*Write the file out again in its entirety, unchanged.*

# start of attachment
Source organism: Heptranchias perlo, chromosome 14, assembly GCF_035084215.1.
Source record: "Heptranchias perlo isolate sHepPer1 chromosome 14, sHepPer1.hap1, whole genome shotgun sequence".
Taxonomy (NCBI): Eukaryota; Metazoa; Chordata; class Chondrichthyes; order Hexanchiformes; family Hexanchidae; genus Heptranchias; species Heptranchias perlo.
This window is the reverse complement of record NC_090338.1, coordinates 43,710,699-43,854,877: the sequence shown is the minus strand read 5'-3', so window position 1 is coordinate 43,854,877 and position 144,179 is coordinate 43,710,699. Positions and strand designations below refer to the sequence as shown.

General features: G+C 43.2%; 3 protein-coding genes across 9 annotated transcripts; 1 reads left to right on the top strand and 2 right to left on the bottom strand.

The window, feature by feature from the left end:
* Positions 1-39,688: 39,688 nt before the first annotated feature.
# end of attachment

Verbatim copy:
Source organism: Heptranchias perlo, chromosome 14, assembly GCF_035084215.1.
Source record: "Heptranchias perlo isolate sHepPer1 chromosome 14, sHepPer1.hap1, whole genome shotgun sequence".
Taxonomy (NCBI): Eukaryota; Metazoa; Chordata; class Chondrichthyes; order Hexanchiformes; family Hexanchidae; genus Heptranchias; species Heptranchias perlo.
This window is the reverse complement of record NC_090338.1, coordinates 43,710,699-43,854,877: the sequence shown is the minus strand read 5'-3', so window position 1 is coordinate 43,854,877 and position 144,179 is coordinate 43,710,699. Positions and strand designations below refer to the sequence as shown.

General features: G+C 43.2%; 3 protein-coding genes across 9 annotated transcripts; 1 reads left to right on the top strand and 2 right to left on the bottom strand.

The window, feature by feature from the left end:
* Positions 1-39,688: 39,688 nt before the first annotated feature.